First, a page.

The channel also has lessons in studying Morse code and a few videos with my SWL on shortwaves of various radio broadcasting, weather and other service and number stations.

73! Best Regards

Click here to check out Val’s YouTube channel.

When I practice my CW skills, I do like listening to real content like this instead of randomly-generated characters. One reason is you start to recognize the sound of common words (like “the” “an” “and” “is” etc).

Thank you for sharing this, Val!

Any advice on super portable paddles?

I recently acquired a Mountain Topper MTR-3B from LnR Precision. So far, I really love this amazing little 3 band rig.

I’m looking for a set of portable paddles to put in the activation kit with the MTR-3B.

My go pack will be very compact, so I’d like a set of paddles that could easily slip in the pouch or case with the transceiver.

I’m currently using a set of Whiterock paddles with my KX2 (see photo above) and they work well enough, but I’d prefer something perhaps a little more robust and possibly even more portable.

What portable paddles do you use? Any suggestions? Please comment!

Upping my CW pile-up game with Morse Runner

Note: The following post also appears on our sister site, the SWLing Post.

I mentioned in a previous post that I’ve been practicing my CW (Morse Code) skills in an effort to build confidence to do a Parks On The Air (POTA) CW activation.

But how in the world do you practice handling a CW pile-up without actually going on the air–?

I’m glad you asked!

My DXing and contest friends have often touted an amazing free PC application developed by Alex Shovkoplyas (VE3NEA) called Morse Runner.

Morse Runner’s goal is simple: teach you how to manage a CW pile-up.

In short? It’s incredibly effective!

When you start a Morse Runner session, the application emulates the sound and atmosphere of the HF bands in CW mode (meaning, a narrower filter setting). It’s very convincing.

Instead of using a key to send a CQ, the Morse Runner interface emulates a contest logging system where a computer generates your CQ and sends the signal report you record for a station.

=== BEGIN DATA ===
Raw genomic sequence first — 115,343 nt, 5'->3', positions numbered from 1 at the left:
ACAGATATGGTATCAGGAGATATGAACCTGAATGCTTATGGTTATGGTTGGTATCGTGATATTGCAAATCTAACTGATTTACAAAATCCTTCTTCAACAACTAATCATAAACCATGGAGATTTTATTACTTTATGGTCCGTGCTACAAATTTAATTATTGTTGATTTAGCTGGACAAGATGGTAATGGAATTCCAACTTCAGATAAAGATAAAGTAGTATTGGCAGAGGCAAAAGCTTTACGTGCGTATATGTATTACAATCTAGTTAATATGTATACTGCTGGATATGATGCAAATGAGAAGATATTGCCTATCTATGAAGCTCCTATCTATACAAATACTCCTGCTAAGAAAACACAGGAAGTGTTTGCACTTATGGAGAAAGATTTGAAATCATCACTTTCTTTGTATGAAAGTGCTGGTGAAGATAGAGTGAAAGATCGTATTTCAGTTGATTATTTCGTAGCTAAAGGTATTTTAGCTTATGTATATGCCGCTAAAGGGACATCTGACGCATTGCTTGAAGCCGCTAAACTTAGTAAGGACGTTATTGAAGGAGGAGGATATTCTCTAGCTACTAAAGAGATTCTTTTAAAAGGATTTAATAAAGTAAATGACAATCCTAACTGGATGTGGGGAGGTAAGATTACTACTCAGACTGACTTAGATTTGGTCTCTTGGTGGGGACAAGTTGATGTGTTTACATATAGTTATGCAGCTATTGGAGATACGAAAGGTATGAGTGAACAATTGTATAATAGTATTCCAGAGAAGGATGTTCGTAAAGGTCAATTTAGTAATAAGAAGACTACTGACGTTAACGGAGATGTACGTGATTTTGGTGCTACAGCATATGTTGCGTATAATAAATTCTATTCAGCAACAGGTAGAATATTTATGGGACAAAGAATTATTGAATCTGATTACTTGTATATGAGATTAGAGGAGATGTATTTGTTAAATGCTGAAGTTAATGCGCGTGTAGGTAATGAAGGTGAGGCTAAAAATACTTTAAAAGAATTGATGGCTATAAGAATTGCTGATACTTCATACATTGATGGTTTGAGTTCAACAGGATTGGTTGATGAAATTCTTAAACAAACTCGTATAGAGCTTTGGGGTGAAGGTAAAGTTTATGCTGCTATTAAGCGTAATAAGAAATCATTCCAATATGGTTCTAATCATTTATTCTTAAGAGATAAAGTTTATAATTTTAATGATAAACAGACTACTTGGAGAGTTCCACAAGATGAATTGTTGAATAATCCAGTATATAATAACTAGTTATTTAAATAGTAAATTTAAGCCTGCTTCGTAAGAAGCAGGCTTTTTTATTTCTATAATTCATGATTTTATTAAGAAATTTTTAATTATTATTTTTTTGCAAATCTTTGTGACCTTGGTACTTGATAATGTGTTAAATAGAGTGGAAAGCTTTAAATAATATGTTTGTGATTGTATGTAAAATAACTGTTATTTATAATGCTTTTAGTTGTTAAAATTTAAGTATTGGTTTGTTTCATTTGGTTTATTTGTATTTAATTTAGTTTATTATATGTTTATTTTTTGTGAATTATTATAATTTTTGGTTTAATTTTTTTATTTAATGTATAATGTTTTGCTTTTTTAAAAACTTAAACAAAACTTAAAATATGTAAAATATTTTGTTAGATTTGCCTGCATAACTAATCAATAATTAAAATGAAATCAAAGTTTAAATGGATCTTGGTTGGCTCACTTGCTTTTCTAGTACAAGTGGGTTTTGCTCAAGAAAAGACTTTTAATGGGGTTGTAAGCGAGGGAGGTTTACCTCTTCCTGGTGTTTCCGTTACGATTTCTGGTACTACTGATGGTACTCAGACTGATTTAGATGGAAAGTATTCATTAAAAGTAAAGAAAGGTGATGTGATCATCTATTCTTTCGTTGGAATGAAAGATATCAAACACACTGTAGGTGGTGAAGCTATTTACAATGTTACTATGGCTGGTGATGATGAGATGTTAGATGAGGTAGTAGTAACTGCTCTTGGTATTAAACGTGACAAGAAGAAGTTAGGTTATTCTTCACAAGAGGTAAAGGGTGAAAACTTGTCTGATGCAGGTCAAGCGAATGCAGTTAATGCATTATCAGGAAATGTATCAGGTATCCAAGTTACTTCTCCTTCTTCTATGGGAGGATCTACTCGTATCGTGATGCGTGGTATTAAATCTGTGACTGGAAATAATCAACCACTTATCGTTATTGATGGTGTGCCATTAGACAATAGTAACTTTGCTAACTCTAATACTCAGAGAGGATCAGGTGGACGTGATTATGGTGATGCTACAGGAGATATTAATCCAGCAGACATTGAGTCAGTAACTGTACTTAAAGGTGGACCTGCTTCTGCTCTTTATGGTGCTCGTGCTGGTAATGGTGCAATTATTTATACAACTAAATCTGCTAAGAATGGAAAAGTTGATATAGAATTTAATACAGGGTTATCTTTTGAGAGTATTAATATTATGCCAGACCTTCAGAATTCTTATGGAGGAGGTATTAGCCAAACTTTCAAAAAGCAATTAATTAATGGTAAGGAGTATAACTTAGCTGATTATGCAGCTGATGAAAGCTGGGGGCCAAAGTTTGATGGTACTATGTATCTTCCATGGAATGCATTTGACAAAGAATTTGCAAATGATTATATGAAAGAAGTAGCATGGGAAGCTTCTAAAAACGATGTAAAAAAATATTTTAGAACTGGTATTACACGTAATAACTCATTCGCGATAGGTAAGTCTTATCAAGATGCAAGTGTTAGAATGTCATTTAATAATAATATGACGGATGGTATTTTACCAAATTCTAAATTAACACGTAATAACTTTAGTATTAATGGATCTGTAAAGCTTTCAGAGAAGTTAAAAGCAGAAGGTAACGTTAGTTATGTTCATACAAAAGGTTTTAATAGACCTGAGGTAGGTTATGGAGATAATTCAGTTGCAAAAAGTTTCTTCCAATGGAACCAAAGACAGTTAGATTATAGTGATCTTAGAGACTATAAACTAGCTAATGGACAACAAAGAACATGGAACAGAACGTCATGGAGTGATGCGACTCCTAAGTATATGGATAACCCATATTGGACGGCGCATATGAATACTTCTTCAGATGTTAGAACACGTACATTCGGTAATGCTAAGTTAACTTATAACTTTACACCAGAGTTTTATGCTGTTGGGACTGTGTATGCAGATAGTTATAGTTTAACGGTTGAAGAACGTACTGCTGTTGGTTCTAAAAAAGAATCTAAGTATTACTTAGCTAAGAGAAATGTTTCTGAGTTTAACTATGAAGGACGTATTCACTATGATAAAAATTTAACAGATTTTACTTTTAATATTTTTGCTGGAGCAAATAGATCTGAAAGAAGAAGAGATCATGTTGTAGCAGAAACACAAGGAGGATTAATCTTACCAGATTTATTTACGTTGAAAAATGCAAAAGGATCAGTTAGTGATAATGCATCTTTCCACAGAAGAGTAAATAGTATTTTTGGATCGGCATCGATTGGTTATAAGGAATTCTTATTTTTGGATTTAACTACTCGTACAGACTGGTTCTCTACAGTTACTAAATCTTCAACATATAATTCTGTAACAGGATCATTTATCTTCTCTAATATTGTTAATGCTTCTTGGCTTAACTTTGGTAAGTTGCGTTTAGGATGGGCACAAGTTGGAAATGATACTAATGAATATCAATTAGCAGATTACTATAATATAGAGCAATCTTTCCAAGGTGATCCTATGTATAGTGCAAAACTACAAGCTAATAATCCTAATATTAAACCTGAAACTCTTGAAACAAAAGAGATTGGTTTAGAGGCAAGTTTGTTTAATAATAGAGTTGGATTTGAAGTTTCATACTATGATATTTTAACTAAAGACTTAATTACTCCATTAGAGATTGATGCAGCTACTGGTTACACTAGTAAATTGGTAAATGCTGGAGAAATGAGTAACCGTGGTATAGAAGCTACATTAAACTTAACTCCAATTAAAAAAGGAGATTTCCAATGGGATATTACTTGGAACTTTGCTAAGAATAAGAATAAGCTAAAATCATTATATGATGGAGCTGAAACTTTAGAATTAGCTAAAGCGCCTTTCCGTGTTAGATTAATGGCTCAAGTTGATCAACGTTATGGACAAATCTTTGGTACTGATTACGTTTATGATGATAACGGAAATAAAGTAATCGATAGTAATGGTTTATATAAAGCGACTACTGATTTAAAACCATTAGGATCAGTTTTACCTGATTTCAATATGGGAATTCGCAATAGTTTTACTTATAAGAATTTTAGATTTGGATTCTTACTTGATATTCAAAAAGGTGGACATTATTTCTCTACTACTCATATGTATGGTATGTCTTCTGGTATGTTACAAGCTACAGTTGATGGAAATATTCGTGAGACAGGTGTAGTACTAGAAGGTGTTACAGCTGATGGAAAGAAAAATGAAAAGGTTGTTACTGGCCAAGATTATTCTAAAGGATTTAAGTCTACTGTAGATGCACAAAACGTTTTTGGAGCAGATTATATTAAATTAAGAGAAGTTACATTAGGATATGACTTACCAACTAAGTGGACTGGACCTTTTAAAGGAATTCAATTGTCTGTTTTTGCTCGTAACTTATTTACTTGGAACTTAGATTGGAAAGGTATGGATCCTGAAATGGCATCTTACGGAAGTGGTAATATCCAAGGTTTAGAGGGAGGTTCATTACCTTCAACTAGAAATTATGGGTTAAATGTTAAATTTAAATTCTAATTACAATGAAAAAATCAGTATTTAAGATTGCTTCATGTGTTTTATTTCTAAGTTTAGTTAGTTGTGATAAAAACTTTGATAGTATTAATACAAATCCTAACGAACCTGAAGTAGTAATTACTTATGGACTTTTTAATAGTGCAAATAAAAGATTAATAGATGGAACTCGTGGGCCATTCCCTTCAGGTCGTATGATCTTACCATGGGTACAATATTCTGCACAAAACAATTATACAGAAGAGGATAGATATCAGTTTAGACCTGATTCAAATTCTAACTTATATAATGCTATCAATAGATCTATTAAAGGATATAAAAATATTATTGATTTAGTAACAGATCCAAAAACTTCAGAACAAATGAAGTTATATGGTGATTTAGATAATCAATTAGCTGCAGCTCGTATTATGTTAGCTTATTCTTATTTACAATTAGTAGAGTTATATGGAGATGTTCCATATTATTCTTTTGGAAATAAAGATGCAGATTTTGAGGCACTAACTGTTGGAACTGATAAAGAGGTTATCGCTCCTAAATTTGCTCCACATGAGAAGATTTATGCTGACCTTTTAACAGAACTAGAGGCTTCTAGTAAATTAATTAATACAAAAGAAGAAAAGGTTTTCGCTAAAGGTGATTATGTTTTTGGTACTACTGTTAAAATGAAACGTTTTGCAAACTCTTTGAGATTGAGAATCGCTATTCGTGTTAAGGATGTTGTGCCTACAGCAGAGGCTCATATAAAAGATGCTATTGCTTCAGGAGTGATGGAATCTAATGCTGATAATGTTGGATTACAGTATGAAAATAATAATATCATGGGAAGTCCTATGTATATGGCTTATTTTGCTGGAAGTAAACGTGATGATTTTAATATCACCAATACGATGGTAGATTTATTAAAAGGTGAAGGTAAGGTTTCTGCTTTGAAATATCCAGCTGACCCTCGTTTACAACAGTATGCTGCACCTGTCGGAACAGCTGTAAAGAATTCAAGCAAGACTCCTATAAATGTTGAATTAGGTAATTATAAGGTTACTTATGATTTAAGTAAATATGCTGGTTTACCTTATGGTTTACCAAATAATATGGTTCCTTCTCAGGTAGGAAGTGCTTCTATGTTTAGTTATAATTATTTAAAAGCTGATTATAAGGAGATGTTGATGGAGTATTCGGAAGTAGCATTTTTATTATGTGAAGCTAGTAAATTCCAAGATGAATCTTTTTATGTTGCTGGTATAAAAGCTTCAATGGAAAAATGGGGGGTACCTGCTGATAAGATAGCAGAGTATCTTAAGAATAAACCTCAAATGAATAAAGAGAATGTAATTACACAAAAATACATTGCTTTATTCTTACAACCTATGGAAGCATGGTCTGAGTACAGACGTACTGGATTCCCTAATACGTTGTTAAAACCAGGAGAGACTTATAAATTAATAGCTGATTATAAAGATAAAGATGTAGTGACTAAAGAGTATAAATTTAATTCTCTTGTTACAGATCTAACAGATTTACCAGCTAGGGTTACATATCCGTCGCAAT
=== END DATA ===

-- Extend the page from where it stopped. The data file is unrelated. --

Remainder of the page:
Screenshot of Morse Runner (click to enlarge)

You simply set a few parameters like your call sign, max CW speed, pitch, and bandwidth, then press the “run” button and call CQ by pressing the F1 key on your keyboard.

Within a few CQ calls, you’ll hear anywhere from one to several stations answer your CQ (depending on your settings). Your job is to then start logging those stations accurately from the pile-up. If you reply with an incorrect call, the other station will repeat their call until you correct it.

Morse runner has band condition settings you can select like: QRN, QRM, Flutter, QSB and–yes–even LIDs.

Quite often I’ll accurately reply to a weak station and they’ll send “AGN?” and I repeat their report until they copy it.

Morse Runner is so convincing that when I’m in the middle of a big pile-up, I honestly forget I’m communicating with a computer application! I get some of the same excitement and the–let’s be frank–anxiety I would get on the air during a live CW pile-up.

If you select the “LIDs” Band Conditions setting, it’ll crack you up with how accurately it portrays annoying operators who either deliberately or unintentionally try to interfere!

Here’s sample audio from a session this morning:

The screen shot above shows the settings I used for this very tame session with no large pile-ups. If you’re a seasoned CW contester, pump up the speed and the activity level then you’ll feel like you’re on the Heard Island DXpedition!

In short: Morse Runner is giving me the courage to do my first CW park activation. I highly recommend it!

Click here to check out Morse Runner and download.

CW Club lookup for logging programs

Many thanks to Paul Evans (W4/VP9KF) who writes:

If you’re using a logging program and you need instant look-up of who is in what CW Club, you can use the following page, which I look after:

CW Club Call History files: http://www.g4bki.com/club_call_history.htm

These files are kept up-to-date on a daily basis. You’ll see that this currently lists memberships of 69 different clubs, including the vast majority of QRP clubs, a surprisingly high number.

One exception: G-QRP [who] told various sites that used their (previously open) membership list to cease using it.

Thank you, Paul!